Frantic mom cleared of son's death

2013-04-05 14:02

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Lubbock - The mother of a dying 3-year-old adopted Russian boy was frantic and crying as she tried to revive her son, while emergency personnel raced to her rural Texas home, a newly released recording revealed.

The boy, born Maxim Kuzmin, died 21 January after his mother found him unresponsive outside their home.

Authorities have said the boy likely suffered the fatal internal injuries to an artery during 10 minutes that Laura Shatto was in the bathroom.

Four pathologists reviewed the autopsy report and ruled Max's death to be accidental.

The death has brought fresh anger in Russia about the way they say children adopted from the country by US parents are treated.

Officials released the tape of the 20-minute call after grand jurors decided 18 March not to indict Shatto and her husband, Alan, in their son's death.

Russian officials have expressed disbelief at the decision not to charge the Shattos and blame them for the boy's death.

Laura Shatto told an emergency operator on 21 January that her son wasn't breathing.

Later, she was heard pleading for help as she performed cardiopulmonary resuscitation on him. Shatto said she wasn't sure what happened, and that she left Max playing outside while she went to use the bathroom in her home.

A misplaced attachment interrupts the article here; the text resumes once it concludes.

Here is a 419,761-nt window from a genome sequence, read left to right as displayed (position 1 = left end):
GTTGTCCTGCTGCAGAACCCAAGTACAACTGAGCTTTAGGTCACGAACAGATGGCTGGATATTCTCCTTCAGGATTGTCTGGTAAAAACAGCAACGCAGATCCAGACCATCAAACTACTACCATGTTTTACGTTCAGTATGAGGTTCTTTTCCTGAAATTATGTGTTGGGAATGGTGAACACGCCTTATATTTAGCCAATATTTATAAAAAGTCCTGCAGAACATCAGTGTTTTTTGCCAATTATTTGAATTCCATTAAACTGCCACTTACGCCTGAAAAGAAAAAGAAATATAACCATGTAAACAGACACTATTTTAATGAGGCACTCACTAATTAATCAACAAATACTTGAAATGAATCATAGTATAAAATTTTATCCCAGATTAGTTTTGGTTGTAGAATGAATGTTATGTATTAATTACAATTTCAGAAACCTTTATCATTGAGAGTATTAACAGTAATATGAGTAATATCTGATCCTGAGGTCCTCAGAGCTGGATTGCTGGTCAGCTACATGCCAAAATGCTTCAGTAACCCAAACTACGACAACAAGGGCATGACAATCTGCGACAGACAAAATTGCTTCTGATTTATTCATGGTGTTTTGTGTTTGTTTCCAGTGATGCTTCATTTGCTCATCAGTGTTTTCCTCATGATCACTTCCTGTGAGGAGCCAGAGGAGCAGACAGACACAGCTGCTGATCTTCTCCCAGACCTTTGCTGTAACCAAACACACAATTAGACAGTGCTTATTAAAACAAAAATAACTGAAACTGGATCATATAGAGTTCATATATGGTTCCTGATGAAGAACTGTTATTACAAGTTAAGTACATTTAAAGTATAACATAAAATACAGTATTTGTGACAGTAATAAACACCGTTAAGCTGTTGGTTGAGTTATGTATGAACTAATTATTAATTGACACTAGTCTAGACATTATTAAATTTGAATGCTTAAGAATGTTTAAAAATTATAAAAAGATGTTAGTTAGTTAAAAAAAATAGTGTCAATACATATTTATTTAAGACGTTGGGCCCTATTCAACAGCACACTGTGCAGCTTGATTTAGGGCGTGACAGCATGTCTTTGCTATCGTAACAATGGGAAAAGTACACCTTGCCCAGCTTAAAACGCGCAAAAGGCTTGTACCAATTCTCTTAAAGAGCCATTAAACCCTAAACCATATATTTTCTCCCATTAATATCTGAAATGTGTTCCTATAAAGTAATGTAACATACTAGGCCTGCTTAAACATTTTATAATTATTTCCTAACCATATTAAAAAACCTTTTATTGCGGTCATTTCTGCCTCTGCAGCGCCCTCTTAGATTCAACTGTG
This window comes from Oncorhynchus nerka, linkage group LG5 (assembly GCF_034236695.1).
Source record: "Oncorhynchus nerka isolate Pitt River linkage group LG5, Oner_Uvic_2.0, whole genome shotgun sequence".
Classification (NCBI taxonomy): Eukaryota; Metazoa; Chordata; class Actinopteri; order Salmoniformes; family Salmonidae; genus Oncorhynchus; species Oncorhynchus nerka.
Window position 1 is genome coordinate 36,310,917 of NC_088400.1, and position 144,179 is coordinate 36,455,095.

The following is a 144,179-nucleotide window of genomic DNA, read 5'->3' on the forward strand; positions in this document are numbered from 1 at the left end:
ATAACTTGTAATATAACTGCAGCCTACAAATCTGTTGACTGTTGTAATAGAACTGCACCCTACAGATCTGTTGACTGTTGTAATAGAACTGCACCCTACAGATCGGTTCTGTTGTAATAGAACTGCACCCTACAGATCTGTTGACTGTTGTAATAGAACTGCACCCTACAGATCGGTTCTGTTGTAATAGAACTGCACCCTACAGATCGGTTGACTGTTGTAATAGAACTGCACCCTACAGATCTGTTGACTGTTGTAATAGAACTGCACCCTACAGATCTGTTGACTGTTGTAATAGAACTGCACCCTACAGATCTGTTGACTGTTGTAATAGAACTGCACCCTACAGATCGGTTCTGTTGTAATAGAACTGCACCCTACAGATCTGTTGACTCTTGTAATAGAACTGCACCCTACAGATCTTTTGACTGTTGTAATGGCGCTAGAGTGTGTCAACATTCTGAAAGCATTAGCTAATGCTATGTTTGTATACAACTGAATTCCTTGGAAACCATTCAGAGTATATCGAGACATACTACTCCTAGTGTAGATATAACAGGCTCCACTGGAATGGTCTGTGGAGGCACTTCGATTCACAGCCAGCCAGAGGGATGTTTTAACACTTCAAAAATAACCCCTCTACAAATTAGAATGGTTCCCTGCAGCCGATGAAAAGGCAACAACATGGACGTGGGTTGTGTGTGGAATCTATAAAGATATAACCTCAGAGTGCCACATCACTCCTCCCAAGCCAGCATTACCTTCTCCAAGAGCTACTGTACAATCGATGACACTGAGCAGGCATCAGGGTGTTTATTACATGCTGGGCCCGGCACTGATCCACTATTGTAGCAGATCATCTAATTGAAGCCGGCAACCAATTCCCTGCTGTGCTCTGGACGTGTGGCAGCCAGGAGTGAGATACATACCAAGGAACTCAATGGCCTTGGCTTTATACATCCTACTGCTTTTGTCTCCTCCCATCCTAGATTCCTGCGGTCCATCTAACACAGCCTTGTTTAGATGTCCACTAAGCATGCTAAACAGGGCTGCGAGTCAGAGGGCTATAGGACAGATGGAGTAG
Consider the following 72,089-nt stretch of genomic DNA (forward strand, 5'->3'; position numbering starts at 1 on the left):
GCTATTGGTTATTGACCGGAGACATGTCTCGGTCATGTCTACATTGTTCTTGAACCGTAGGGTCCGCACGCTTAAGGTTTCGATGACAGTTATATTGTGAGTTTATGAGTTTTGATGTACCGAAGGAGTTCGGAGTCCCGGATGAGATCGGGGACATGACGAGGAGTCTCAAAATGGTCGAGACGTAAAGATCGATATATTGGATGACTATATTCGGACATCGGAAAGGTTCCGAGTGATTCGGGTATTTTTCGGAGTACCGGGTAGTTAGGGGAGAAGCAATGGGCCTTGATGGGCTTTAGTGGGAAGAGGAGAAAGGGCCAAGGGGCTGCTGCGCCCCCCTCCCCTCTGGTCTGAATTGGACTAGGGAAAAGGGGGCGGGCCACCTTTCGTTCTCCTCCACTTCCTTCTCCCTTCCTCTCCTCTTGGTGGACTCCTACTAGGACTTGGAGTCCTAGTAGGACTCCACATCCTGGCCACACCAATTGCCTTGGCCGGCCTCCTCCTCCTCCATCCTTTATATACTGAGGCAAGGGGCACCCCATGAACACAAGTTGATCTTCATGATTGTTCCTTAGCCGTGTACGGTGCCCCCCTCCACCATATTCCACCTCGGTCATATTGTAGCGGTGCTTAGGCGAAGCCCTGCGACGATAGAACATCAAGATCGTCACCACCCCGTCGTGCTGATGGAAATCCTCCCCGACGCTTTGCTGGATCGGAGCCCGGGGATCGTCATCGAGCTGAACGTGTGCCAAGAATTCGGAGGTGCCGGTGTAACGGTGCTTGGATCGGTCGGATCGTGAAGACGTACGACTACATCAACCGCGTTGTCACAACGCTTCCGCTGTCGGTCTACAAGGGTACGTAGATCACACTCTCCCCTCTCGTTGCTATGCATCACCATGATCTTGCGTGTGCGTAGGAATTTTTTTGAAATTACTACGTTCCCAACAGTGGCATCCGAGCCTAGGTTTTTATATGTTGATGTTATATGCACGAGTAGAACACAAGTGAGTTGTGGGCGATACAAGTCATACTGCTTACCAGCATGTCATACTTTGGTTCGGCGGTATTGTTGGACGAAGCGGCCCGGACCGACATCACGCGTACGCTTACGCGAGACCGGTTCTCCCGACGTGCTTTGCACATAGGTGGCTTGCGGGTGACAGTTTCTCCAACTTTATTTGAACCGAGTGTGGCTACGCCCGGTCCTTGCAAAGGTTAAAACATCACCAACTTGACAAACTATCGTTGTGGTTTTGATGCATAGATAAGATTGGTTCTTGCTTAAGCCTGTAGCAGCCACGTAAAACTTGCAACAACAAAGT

She told the operator her son was autistic, self-injurious and on medication.

Max Shatto's younger half-brother was nearby during the emergency call, and he can be heard occasionally crying.

"Mama's not hurting him," she said to him. "Mama's trying to help."

The Shattos adopted the boys last year.

Marks on Max’s body

Max had more than 30 bruises and other marks on his body as well as signs that he was routinely injured by accident, according to an autopsy report.

A medical examiner's investigator wrote that she found abrasions, scrapes and bruises from head to toe on Max's body.

Alan Shatto told authorities that Max hit his head against items in the home and had serious behavioural problems.

He said a doctor had prescribed the anti-psychotic drug Risperidone, but the couple stopped giving Max the drug after about four days after reading about the side effects, and because it appeared the boy was having trouble swallowing.

Laura Shatto reported that three days before his death, Max nearly choked on a cooked carrot.

She said he tended to bang his head and claw himself, which she tried to prevent by cutting his nails short and having him wear gloves at night.

Read more on:    us  |  russia

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